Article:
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Researchers Worried about Long-Term Impact of COVID-19 to Funding

In a recent global survey, 47 percent of the respondents believe less funding will be available in their area in the future because of COVID-19

by Frontiers
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The impact of the coronavirus pandemic has created concerns amongst the scientific research community that funding to their area will be impacted in the long term, a global survey shows. Half (47%) of those surveyed believe less funding will be available in their area in the future because of COVID-19, signaling a potentially lasting impact on the scientific research landscape. Just one in 10 (9%) said they expected an increase.

More than 22,000 researchers responded to the question in the survey report, released by open access publisher Frontiers, which surveyed members of its research community from 152 countries between May and June.

As well as the long-term impact, findings also reveal that COVID-19 has created a sense of uncertainty around funding in the immediate term. When asked "how has funding in your research area been affected since the pandemic?" results revealed:

  • One in four (25%) said funding had already been redirected from their research area
  • Just six percent indicated an increase in their research area
  • One in three (33%) said there had been no changes.

Those in environmental science and geology reported the highest level of long term concern, with 54 and 53 percent, respectively, saying funding will be redirected from their area or that less will be available in the future.

Related Article: Navigating Research Funding

Kamila Markram, CEO of Frontiers, said: "The impact of COVID-19 is manifesting itself across the funding landscape. While it is critical that collectively, we do everything we can right now to combat the virus, we must also recognize that diverting or the 'covidization' of funding away from other fields is not a sustainable solution. The environment, for example, is an area we simply cannot afford to neglect. Doing so will have potentially irreversible consequences. We have to adopt a more holistic, interdisciplinary approach to problem solving."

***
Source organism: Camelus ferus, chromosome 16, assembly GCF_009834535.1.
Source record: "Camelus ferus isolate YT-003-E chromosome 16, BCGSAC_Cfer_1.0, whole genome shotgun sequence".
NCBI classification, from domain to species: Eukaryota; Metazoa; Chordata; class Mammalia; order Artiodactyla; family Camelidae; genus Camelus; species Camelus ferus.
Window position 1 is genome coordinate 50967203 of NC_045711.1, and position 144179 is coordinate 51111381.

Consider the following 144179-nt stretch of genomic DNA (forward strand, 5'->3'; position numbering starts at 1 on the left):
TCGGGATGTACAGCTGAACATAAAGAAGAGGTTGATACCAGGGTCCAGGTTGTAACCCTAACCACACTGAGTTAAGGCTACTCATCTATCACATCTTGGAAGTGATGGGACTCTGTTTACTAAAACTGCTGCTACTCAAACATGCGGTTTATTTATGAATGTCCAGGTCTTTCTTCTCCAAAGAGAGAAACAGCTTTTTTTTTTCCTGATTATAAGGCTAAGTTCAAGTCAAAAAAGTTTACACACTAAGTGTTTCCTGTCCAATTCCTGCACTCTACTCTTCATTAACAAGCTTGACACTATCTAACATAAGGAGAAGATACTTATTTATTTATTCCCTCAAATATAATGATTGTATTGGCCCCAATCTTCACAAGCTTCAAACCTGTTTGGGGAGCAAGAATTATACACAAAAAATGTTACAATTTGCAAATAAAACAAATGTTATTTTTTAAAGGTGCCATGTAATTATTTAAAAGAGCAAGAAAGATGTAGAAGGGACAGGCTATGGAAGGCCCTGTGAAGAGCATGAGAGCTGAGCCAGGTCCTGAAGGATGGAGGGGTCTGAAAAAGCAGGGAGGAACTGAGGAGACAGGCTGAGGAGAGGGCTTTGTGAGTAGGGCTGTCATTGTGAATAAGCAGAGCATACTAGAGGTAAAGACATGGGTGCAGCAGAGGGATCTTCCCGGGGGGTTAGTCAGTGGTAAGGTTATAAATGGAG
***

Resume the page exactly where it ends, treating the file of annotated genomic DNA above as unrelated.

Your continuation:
Commenting in the report, James Wilsdon, professor of research policy at the University of Sheffield, and director of the Research on Research Institute said: "It's useful to see how researchers are perceiving and experiencing the effects of COVID-19 on funding priorities. But we're still at an early stage in understanding such effects, which are likely to come in waves.

We've already seen the first wave—a vital injection of investment to virology, epidemiology, vaccines, and therapeutics. A second wave—of support for research on the wider effects—is now getting underway. But the likely force of the third wave—longer-term shifts in the priorities of funders—is far less certain. This will be determined as much by the wider economic outlook as by changes to the balance of disciplinary and thematic priorities. We may see the focus extending into broader investment in resilience across a range of economic, social, health and environmental systems and vulnerabilities.

If this crisis teaches us anything, it should be the importance of investing in wider preparedness and resilience. We need to avoid a lurch into the 'covidization' of research systems, if it comes at the expense of other areas which may be the source of the next crisis, or the one after that."